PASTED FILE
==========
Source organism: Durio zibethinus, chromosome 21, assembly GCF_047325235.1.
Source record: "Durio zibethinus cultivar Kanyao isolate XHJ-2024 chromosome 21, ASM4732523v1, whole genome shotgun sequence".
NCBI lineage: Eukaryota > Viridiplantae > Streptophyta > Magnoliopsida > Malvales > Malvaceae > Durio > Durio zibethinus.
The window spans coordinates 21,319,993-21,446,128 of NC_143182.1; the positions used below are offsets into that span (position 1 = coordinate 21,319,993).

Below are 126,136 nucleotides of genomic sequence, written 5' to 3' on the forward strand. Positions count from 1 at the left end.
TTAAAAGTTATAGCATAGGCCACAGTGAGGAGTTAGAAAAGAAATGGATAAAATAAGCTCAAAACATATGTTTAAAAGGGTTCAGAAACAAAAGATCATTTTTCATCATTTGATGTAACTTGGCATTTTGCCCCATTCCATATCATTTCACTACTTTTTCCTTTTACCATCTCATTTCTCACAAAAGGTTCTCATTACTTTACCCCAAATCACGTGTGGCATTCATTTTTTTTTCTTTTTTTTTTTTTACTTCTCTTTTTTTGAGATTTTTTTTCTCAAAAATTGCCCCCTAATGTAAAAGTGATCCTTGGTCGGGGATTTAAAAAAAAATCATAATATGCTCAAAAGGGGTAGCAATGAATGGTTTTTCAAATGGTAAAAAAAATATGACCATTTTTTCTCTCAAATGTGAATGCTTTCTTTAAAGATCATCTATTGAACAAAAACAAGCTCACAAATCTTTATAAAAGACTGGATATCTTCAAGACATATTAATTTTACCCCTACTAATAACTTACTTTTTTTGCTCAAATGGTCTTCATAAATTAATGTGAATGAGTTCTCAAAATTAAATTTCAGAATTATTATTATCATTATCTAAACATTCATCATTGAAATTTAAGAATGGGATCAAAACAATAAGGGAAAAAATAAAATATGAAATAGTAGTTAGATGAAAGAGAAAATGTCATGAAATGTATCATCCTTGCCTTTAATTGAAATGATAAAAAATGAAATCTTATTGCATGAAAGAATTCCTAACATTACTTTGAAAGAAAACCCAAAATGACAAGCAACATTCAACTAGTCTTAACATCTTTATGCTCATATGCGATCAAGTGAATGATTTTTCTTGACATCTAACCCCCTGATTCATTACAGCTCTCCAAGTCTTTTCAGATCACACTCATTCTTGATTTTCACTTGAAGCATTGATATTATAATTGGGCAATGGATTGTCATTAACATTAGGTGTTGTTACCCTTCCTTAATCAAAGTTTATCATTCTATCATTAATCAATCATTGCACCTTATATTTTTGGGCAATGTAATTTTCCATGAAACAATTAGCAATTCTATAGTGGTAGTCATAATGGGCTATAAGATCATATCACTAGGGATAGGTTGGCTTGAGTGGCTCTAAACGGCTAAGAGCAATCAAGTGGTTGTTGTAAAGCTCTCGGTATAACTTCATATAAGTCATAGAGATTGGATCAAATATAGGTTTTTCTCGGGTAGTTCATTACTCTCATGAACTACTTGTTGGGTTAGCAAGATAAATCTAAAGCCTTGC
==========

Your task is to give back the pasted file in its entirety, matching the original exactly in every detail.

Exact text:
Source organism: Durio zibethinus, chromosome 21, assembly GCF_047325235.1.
Source record: "Durio zibethinus cultivar Kanyao isolate XHJ-2024 chromosome 21, ASM4732523v1, whole genome shotgun sequence".
NCBI lineage: Eukaryota > Viridiplantae > Streptophyta > Magnoliopsida > Malvales > Malvaceae > Durio > Durio zibethinus.
The window spans coordinates 21,319,993-21,446,128 of NC_143182.1; the positions used below are offsets into that span (position 1 = coordinate 21,319,993).

Below are 126,136 nucleotides of genomic sequence, written 5' to 3' on the forward strand. Positions count from 1 at the left end.
TTAAAAGTTATAGCATAGGCCACAGTGAGGAGTTAGAAAAGAAATGGATAAAATAAGCTCAAAACATATGTTTAAAAGGGTTCAGAAACAAAAGATCATTTTTCATCATTTGATGTAACTTGGCATTTTGCCCCATTCCATATCATTTCACTACTTTTTCCTTTTACCATCTCATTTCTCACAAAAGGTTCTCATTACTTTACCCCAAATCACGTGTGGCATTCATTTTTTTTTCTTTTTTTTTTTTTACTTCTCTTTTTTTGAGATTTTTTTTCTCAAAAATTGCCCCCTAATGTAAAAGTGATCCTTGGTCGGGGATTTAAAAAAAAATCATAATATGCTCAAAAGGGGTAGCAATGAATGGTTTTTCAAATGGTAAAAAAAATATGACCATTTTTTCTCTCAAATGTGAATGCTTTCTTTAAAGATCATCTATTGAACAAAAACAAGCTCACAAATCTTTATAAAAGACTGGATATCTTCAAGACATATTAATTTTACCCCTACTAATAACTTACTTTTTTTGCTCAAATGGTCTTCATAAATTAATGTGAATGAGTTCTCAAAATTAAATTTCAGAATTATTATTATCATTATCTAAACATTCATCATTGAAATTTAAGAATGGGATCAAAACAATAAGGGAAAAAATAAAATATGAAATAGTAGTTAGATGAAAGAGAAAATGTCATGAAATGTATCATCCTTGCCTTTAATTGAAATGATAAAAAATGAAATCTTATTGCATGAAAGAATTCCTAACATTACTTTGAAAGAAAACCCAAAATGACAAGCAACATTCAACTAGTCTTAACATCTTTATGCTCATATGCGATCAAGTGAATGATTTTTCTTGACATCTAACCCCCTGATTCATTACAGCTCTCCAAGTCTTTTCAGATCACACTCATTCTTGATTTTCACTTGAAGCATTGATATTATAATTGGGCAATGGATTGTCATTAACATTAGGTGTTGTTACCCTTCCTTAATCAAAGTTTATCATTCTATCATTAATCAATCATTGCACCTTATATTTTTGGGCAATGTAATTTTCCATGAAACAATTAGCAATTCTATAGTGGTAGTCATAATGGGCTATAAGATCATATCACTAGGGATAGGTTGGCTTGAGTGGCTCTAAACGGCTAAGAGCAATCAAGTGGTTGTTGTAAAGCTCTCGGTATAACTTCATATAAGTCATAGAGATTGGATCAAATATAGGTTTTTCTCGGGTAGTTCATTACTCTCATGAACTACTTGTTGGGTTAGCAAGATAAATCTAAAGCCTTGC